Benefits of Estrogen in Aging

Skin Benefits of Estrogen in Aging

Even if we are perfectly healthy and are still as energetic and spry as we were as teenagers, our complexion can still betray the reality of our age. More than any other organ in the body, the skin is susceptible to aging, as it is the layer that protects the body from chemicals, bacteria, pollutants, and the harsh sun. In women, the reproductive hormone, called estrogen, plays a vital role in the health of our skin and how young and vibrant it appears. This is why, after menopause, many women see a sharp decline in the quality of their skin, as the body produces significantly less estrogen. 

Estrogen’s primary function is to ensure the female reproduction cycle is working properly. It is produced in the ovaries and higher levels when a woman is pregnant, as it plays a role in the health and life of the baby. Even men produce estrogen at low levels, just as women produce a low level of testosterone. Recent studies have found that estrogen has a serious effect on the skin, including dictating when the aging process begins and sometimes even reversing it with a topical application.

Estrogen loss can take a toll on the way your skin looks after the age of 30. Both peri-menopausal and menopausal women can experience accelerated aging due to the lack of estrogen our bodies once produced.

Fresh Rose Seven Signs of Aging

Seven Signs of Aging:

  • Accelerated Formation of Fine Lines and Wrinkles
  • Loss of Elasticity and Firmness
  • Thin or Translucent Skin
  • Dry, Dehydrated Skin that looks Dull or Sallow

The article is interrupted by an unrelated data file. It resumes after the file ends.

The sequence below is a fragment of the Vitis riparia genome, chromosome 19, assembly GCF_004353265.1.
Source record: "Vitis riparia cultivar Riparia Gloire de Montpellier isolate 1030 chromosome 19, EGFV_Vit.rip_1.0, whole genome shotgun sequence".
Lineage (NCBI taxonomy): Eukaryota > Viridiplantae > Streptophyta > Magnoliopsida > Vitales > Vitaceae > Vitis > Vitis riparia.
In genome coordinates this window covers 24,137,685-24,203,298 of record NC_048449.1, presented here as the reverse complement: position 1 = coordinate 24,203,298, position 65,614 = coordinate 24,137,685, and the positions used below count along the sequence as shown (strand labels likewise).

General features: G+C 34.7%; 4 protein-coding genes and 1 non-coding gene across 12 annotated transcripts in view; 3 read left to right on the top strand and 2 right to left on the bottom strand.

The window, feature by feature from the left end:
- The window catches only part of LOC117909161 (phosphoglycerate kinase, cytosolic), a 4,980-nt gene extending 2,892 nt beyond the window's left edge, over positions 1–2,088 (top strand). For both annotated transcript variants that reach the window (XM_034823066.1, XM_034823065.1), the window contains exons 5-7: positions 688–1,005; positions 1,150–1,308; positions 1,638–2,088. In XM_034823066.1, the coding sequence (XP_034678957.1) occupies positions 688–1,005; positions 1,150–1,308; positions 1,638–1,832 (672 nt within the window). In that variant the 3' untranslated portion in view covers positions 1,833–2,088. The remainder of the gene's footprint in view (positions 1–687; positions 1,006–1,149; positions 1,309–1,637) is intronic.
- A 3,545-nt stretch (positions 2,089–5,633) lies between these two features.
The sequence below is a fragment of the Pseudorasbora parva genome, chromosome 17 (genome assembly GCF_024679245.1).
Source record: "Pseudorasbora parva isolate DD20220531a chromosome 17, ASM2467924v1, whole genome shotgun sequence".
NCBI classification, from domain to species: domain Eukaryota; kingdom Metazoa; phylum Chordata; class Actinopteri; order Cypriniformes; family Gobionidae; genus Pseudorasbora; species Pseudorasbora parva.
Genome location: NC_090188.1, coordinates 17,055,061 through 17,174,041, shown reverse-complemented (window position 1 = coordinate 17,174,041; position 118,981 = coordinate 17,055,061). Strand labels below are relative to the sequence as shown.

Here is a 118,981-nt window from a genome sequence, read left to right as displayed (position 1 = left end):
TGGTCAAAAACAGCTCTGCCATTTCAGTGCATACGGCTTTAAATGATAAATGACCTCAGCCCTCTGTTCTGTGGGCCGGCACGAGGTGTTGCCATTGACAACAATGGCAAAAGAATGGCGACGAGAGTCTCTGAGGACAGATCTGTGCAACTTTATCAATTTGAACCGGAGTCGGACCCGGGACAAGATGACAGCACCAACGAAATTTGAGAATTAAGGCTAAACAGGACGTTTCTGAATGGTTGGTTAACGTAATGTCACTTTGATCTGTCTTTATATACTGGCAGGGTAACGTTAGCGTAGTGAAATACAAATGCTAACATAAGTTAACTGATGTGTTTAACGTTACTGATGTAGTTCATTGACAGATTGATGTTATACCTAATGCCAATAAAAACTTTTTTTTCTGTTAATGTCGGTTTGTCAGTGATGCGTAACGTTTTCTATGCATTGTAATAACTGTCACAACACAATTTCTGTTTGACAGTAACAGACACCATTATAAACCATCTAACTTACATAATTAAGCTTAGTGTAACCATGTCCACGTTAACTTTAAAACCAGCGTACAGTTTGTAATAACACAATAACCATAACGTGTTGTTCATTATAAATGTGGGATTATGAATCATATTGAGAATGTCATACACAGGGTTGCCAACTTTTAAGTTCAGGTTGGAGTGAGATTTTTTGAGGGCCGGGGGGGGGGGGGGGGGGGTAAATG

• Uneven Pigmentation, including Spots or Redness
  • Facial Hair Growth
  • Hypersensitivity (more sensitive to sun, chemicals, irritation, allergies and bruising)

Studies conducted by the University of California found that estrogen often controls how much moisture the skin will hold and how quickly it produces collagen. These two factors are often behind many signs of aging, as improper moisture and a breakdown of collagen stores and production can take a serious toll on the skin. The study found that women whose skin was treated topically with estrogen had better moisture retention and much better collagen production. Both of these factors prevented wrinkling in the skin.

It was also discovered that women with age spots who treated them topically with estrogen often found that these brown patches began to fade over time. Latent harm from the sun causes many of these brown patches—the sign of photoaging that occurred much earlier in life and for which there seemed to be no remedy. A topical application of estrogen helped to lessen the appearance of these spots and improve the overall texture and appearance of the skin.

The study also found that estrogen can contribute to reducing acne, which many women, even into their mature years, sill struggle with, even after leaving puberty behind. Estrogen can help to reduce the amount of androgen production, which, in turn, contributes to regulating oil production in the skin, leading to fewer clogged pores and less pimples.